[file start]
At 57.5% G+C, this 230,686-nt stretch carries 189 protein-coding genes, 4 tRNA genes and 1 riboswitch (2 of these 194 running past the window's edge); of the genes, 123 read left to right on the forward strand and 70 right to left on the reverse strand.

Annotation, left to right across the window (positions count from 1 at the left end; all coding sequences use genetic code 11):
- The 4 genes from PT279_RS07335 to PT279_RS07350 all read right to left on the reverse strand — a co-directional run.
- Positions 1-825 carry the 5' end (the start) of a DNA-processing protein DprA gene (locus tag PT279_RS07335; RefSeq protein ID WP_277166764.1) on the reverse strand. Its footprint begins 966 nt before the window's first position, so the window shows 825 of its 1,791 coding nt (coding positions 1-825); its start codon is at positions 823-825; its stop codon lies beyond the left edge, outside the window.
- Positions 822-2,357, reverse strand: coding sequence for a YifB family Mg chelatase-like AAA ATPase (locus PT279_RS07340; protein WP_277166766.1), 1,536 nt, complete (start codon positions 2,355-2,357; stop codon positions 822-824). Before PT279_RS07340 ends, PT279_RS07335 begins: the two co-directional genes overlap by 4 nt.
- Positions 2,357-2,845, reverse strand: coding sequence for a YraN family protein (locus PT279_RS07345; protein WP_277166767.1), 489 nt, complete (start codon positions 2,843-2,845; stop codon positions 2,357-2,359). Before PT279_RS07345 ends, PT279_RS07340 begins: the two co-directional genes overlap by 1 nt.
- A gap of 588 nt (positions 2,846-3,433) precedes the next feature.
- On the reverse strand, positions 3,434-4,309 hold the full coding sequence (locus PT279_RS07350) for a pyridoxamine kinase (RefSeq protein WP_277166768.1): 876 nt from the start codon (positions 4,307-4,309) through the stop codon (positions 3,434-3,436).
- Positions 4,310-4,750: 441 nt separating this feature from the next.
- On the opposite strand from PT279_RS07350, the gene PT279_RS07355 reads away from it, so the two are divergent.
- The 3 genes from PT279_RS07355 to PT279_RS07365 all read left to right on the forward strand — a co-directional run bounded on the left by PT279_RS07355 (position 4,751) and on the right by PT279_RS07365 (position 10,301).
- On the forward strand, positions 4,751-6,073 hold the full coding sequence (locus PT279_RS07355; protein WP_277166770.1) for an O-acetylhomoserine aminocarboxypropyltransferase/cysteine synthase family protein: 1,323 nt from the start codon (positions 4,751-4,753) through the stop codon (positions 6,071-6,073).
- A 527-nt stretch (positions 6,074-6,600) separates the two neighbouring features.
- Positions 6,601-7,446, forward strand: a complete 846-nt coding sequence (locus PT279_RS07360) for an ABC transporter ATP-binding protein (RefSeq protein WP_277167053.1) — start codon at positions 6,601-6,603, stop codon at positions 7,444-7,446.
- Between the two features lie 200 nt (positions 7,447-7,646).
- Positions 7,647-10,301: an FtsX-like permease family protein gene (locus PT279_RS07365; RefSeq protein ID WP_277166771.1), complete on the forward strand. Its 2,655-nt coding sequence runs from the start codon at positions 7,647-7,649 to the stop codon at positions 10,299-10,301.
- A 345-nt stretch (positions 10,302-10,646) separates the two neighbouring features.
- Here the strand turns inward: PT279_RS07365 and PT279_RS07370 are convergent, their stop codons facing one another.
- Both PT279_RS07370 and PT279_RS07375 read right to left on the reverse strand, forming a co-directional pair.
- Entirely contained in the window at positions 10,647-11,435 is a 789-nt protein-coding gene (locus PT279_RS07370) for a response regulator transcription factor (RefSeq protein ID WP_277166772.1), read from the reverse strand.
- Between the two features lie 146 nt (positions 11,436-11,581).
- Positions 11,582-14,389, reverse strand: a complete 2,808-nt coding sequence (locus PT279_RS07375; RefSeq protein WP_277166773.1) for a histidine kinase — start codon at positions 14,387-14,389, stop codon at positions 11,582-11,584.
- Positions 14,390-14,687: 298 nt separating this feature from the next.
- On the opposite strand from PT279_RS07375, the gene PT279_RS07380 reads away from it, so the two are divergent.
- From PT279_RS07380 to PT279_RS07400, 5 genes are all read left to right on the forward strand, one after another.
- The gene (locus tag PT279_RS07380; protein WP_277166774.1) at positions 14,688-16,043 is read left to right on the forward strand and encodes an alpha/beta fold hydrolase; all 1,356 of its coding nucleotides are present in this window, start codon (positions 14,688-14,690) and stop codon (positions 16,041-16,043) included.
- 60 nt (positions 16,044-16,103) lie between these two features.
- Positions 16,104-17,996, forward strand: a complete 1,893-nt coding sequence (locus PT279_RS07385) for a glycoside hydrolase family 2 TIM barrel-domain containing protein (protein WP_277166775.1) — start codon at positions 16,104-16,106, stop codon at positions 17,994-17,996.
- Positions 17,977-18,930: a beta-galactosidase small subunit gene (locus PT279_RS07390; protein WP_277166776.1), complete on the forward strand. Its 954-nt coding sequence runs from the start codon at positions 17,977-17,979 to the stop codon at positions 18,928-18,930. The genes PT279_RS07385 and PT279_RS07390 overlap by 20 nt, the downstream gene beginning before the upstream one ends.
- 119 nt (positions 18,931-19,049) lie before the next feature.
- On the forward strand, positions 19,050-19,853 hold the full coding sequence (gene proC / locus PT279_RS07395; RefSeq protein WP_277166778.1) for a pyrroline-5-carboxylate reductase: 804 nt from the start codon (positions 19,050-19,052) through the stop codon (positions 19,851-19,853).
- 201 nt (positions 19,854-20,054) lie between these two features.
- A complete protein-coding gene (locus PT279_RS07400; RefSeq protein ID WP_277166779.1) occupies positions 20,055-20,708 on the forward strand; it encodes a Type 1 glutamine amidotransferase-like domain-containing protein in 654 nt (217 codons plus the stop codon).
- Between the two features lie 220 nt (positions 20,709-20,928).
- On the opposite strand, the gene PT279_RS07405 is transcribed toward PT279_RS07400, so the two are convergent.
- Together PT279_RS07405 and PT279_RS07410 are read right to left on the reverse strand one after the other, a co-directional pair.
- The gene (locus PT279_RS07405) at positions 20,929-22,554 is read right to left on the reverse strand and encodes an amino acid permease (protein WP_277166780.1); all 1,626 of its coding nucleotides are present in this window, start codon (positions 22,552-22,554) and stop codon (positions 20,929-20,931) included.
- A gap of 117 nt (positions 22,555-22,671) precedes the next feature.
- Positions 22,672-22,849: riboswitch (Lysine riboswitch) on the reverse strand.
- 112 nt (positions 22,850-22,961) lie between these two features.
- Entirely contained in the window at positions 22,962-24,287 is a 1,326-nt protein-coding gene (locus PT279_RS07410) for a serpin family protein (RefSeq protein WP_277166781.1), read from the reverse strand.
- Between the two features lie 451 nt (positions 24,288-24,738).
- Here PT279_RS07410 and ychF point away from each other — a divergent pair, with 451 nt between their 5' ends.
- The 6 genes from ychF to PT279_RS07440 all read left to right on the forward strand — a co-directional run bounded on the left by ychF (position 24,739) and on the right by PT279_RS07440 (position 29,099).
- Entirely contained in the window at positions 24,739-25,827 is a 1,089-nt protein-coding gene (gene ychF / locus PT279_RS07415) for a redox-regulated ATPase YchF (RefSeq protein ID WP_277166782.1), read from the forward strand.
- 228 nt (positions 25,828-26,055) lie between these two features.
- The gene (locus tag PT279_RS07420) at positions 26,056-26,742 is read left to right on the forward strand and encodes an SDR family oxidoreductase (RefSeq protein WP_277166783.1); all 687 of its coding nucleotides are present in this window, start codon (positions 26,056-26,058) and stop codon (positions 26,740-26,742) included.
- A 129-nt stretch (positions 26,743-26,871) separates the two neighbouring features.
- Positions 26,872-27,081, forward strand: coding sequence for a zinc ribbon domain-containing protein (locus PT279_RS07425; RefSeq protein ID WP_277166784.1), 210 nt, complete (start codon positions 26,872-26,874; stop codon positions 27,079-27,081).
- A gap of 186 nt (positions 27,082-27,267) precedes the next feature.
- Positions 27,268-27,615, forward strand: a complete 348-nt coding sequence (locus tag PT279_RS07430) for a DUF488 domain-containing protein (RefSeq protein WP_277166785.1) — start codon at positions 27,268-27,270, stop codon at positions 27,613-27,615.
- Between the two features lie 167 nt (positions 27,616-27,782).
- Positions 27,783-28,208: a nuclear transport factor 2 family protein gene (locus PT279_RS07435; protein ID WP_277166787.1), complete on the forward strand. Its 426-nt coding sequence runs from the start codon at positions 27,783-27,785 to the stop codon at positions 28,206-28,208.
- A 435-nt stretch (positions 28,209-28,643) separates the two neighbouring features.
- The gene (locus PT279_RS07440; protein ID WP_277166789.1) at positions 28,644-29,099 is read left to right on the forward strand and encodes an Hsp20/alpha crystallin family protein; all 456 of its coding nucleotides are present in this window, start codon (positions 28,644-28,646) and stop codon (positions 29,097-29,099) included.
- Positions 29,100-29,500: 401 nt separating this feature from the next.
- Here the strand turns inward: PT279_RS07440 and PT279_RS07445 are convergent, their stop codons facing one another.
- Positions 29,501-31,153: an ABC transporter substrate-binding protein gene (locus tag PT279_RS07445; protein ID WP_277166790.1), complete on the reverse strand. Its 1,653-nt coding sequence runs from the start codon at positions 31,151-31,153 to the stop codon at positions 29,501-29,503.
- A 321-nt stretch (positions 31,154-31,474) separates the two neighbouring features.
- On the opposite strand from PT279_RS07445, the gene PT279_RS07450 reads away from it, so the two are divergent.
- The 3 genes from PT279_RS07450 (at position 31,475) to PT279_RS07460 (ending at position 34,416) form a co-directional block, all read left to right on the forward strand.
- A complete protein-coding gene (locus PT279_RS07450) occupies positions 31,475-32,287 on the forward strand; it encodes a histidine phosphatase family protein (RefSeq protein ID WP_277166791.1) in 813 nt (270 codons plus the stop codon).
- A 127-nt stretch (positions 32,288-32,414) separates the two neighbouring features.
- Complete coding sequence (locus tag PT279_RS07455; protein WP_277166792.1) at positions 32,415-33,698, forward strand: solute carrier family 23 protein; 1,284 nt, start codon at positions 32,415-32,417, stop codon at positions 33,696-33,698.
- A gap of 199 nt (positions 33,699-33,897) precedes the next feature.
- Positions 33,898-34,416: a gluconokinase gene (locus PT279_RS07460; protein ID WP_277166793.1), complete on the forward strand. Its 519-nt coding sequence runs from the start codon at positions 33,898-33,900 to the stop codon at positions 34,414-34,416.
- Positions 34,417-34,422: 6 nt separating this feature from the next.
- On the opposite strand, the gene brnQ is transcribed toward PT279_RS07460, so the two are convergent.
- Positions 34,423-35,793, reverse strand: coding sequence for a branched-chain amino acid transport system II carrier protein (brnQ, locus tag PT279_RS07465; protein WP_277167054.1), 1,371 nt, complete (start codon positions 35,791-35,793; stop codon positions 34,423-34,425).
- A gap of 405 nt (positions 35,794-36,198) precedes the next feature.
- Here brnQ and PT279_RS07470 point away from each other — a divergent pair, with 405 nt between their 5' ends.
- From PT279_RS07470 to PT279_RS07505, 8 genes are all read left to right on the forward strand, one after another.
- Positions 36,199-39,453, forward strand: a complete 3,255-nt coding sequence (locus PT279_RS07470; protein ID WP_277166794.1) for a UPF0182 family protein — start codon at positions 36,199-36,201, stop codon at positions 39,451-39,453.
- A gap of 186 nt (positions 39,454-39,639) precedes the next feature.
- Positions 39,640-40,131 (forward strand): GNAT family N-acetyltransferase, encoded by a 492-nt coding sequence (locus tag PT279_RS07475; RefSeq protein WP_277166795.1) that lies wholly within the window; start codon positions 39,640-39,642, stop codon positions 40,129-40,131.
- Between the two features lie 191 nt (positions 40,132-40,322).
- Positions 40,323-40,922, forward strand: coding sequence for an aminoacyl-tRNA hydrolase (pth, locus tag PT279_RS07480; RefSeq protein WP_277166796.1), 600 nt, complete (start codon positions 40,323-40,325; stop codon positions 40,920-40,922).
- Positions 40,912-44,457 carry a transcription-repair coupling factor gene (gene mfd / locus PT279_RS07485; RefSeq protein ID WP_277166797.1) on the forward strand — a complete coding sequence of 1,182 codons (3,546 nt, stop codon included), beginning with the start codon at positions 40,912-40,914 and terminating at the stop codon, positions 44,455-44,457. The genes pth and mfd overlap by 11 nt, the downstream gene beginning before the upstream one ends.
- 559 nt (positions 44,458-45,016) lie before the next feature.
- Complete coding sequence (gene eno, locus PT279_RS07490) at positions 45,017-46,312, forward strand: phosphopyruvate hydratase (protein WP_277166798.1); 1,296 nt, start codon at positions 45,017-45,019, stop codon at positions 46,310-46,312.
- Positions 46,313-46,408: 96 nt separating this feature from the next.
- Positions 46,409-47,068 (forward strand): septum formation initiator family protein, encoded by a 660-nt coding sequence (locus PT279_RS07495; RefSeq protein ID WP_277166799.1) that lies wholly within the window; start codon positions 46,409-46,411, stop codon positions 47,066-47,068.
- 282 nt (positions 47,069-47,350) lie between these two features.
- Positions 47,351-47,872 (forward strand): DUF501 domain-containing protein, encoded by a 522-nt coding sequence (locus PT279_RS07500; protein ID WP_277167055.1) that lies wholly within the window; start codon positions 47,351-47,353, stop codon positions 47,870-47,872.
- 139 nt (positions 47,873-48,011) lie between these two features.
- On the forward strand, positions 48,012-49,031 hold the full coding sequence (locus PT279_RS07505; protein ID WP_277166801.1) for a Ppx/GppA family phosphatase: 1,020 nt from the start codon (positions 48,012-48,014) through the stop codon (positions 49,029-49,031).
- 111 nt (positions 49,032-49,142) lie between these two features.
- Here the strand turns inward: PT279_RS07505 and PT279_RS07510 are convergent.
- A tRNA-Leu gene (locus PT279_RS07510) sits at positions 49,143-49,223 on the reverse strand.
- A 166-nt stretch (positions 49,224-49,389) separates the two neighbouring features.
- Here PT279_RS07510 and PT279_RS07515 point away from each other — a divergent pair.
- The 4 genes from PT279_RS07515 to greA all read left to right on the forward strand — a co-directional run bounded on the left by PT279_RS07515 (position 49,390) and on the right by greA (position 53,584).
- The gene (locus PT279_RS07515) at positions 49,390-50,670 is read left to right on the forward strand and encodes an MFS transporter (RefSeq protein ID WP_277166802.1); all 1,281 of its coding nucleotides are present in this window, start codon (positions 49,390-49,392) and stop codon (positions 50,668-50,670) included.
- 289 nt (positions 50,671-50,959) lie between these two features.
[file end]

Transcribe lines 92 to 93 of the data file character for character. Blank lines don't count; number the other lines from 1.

- The 4 genes from PT279_RS07515 to greA all read left to right on the forward strand — a co-directional run bounded on the left by PT279_RS07515 (position 49,390) and on the right by greA (position 53,584).
- The gene (locus PT279_RS07515) at positions 49,390-50,670 is read left to right on the forward strand and encodes an MFS transporter (RefSeq protein ID WP_277166802.1); all 1,281 of its coding nucleotides are present in this window, start codon (positions 49,390-49,392) and stop codon (positions 50,668-50,670) included.